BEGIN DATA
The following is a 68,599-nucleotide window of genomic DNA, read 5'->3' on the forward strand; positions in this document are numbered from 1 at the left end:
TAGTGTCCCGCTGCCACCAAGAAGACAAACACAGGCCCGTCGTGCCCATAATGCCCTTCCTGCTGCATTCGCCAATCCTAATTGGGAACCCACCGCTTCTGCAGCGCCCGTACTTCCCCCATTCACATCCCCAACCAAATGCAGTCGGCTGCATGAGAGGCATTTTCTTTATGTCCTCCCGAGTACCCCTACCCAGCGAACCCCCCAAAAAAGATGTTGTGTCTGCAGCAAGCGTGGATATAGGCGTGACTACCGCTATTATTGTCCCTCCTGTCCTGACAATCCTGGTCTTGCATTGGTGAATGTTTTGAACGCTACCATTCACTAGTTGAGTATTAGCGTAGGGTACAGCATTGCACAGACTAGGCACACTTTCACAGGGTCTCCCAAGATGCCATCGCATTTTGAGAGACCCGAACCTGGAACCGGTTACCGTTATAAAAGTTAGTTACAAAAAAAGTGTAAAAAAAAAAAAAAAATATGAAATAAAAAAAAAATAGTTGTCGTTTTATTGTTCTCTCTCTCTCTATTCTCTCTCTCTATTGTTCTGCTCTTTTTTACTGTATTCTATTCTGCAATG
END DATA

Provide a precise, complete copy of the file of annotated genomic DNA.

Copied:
The following is a 68,599-nucleotide window of genomic DNA, read 5'->3' on the forward strand; positions in this document are numbered from 1 at the left end:
TAGTGTCCCGCTGCCACCAAGAAGACAAACACAGGCCCGTCGTGCCCATAATGCCCTTCCTGCTGCATTCGCCAATCCTAATTGGGAACCCACCGCTTCTGCAGCGCCCGTACTTCCCCCATTCACATCCCCAACCAAATGCAGTCGGCTGCATGAGAGGCATTTTCTTTATGTCCTCCCGAGTACCCCTACCCAGCGAACCCCCCAAAAAAGATGTTGTGTCTGCAGCAAGCGTGGATATAGGCGTGACTACCGCTATTATTGTCCCTCCTGTCCTGACAATCCTGGTCTTGCATTGGTGAATGTTTTGAACGCTACCATTCACTAGTTGAGTATTAGCGTAGGGTACAGCATTGCACAGACTAGGCACACTTTCACAGGGTCTCCCAAGATGCCATCGCATTTTGAGAGACCCGAACCTGGAACCGGTTACCGTTATAAAAGTTAGTTACAAAAAAAGTGTAAAAAAAAAAAAAAAATATGAAATAAAAAAAAAATAGTTGTCGTTTTATTGTTCTCTCTCTCTCTATTCTCTCTCTCTATTGTTCTGCTCTTTTTTACTGTATTCTATTCTGCAATG